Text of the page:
Mexx is another brand I like for bedding here in Germany, and like Esprit, they are primarily a fashion label that expanded into the home for bed + bath. Mexx is youthful and fresh, some prints lean more to the masculine side, and others, flirty and feminine. I’m loving all of this color, aren’t you?
(images from mexx)
One of my favorite German department stores is Galeria Kaufhof in Hannover. I find their Manguun line of bedding both stylish and affordable. From my experience, Germans seem to prefer either a very silky sleep on smooth satin bedding, or my favorite, a buttery soft jersey. Manguun has some of the best jersey I’ve seen, I nearly wanted to fall into the display at the store. Ah.
Oh, and again, notice the colors? POP!
The Kaufhof website doesn’t offer nearly the selection as their store, which is why I snapped a few photos for you to enjoy. I was just thinking, in America, we tend to use primary colors more in children’s decor, don’t you think? Not the case here. Primary crayola colors for all ages!
(images from kaufhof + decor8)
When I travel to a new country, I like to see what the average consumer is buying. Before decor8, I’d simply log everything into a notebook for future reference. Now that I’m mobile, I can snap photos and blog about it as soon as I’m in front of my laptop again. Ah, the joy of the net and good old fashioned DSL. :)
I thought you may enjoy a bit of a mini intro to some of the most popular brands here in Germany for basic home items (dinnerware, glassware, and bedding, for instance). I’ll post these today, at least the ones that have websites, so you can learn a little more about what’s going on in design here in Deutschland.
First up is a brand most Americans know very well, Esprit. The clothing line is much more extensive here than in the states, with several retail locations, and a bedding collection that is far from boring. To describe it with only one word: Cheery!
Two things to learn about bedding in Germany, 1) Fear of color and bold patterns does not exist. Germans seem to love colorful bedding and have a strong leaning towards primary colors, especially blue, red, orange, and yellow. Neutral colors and subtle patterns are often harder to find than bright bold hues and prints. 2) Most beds have two duvets, Americans usually use one. Each duvet is folded in half, one for each person. The idea of one duvet per person is actually quite genius, I’m thinking the idea sprouted by either a frustrated man who was tired of his wife stealing the blanket, or a wife who simply needed her space, far away from her husband since his body temps reach near boiling point during the night.
Example of two duvets, folded in half. Very common.
Maybe it will interest you to know that pillows here are quite different than in the states. It’s next to impossible to locate a “standard” or “king” size pillow, and if you were to relocate here and brought your American pillow, you’d have a hard time locating a pillowcase to fit it. The pillow of choice is the “euro”, a big fluffy square, usually filled with down or down-like feathers. Yes, you can find them in America, but they’re not commonly used for sleeping, more so as an accent or for stacking on the floor to cuddle while watching television.
It’s quite popular to mix and match your bedding here, only I’m not just referring to sheets with duvet, but also the duvets, since both need not be the same (see photo, although I’d like to point out this is not of Esprit bedding). Of course, it’s always a good idea to coordinate the colors and patterns, but I think it’s nice because it gives each person a chance to select their own duvet. Well, more or less. You know how opinionate us girls can be when it comes to decorating. ;)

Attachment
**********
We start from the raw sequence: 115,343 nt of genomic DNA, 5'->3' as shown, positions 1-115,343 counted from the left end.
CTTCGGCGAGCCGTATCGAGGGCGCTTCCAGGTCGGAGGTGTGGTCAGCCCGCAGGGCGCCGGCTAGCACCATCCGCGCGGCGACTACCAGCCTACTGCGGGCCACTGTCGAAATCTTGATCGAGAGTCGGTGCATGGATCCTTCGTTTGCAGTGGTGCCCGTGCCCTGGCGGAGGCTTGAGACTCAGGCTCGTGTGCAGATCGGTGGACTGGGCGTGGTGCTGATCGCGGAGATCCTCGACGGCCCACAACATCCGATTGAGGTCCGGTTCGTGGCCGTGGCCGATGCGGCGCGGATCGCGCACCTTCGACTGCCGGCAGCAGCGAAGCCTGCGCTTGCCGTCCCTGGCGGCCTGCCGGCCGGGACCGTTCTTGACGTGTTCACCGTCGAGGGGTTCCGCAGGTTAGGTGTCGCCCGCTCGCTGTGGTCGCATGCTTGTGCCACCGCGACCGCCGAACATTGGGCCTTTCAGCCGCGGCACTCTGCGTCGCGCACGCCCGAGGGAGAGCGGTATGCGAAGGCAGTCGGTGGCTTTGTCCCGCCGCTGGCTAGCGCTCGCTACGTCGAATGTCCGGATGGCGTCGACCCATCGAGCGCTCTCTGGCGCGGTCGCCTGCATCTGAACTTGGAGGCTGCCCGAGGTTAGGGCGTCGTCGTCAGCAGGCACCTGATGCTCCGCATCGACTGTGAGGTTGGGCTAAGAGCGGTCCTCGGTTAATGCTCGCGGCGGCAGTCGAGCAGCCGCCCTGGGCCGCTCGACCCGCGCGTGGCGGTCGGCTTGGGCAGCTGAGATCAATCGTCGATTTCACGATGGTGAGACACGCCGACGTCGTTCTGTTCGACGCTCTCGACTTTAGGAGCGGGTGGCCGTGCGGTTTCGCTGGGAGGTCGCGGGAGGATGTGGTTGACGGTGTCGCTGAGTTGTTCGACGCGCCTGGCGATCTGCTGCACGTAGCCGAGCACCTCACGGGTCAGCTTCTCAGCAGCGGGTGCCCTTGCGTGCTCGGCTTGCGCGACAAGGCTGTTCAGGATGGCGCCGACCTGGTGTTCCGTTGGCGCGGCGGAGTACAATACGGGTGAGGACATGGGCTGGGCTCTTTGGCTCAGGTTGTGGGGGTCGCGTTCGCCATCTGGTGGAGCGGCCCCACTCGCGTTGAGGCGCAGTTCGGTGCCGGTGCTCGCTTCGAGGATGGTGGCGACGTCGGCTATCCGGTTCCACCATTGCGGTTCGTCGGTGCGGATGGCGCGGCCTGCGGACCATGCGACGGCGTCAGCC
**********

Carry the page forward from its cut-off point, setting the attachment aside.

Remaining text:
Back with more bedding, stay tuned!
(photos from esprit + decor8)
As I sit here typing, the sun warms my face as I hear the church bells ringing, a sound that I look forward to every hour on the hour. Ah, another beautiful day in Germany! We’re on a lucky streak with the weather, friends are joking we brought the sun with us, which is impossible since it was raining when we left Boston.
Today, outside of working, we’ll be enjoying the company of our family and later tonight, visiting more of our friends, a very nice couple with 8 children, ages ranging from 34 to age 7! Most of them, my husband held as babies and the older ones, he attended school with and has been close to since childhood. The 16-year-old plays piano and one of the highlights of my visit is that she loves to play the entire soundtrack to Amelie (by Yann Tierson) for me. Afterwards, her little sister usually works with me on my German and we play games and have fun with craft projects, me with all the kids around the table, pasting and cutting and usually me looking like the child and them, the artists. Their mother is very creative, she sews everything by hand, paints, and is a fine cook and a loving mother. She bakes weekly with her children, so I’m sure we’ll be having tea with cakes tonight.
One thing that is quite common here, at least since I started visiting in 1999, is that friends will usually lay out a lovely spread of meats, assortment cheeses, wine, and fresh bread or rolls when you pop in for a casual visit. If not that, baked goods with coffee and tea. For the guests, it’s common to remove your shoes when you visit and to bring a little something with you for the hostess, a votive candle wrapped in pretty paper, a few flowers, a package of tea, something small to show appreciation for their display of hospitality (usually spending no more than $5). Most Americans tend to do this too, as we usually bring a bottle of wine or snacks when we visit our friends, and if it’s a special sit-down dinner, often flowers. Here, simple is better and an extravagant gift would most likely make the hostess feel uncomfortable.
In your part of the world, is this practice common there as well? A gift for the hostess?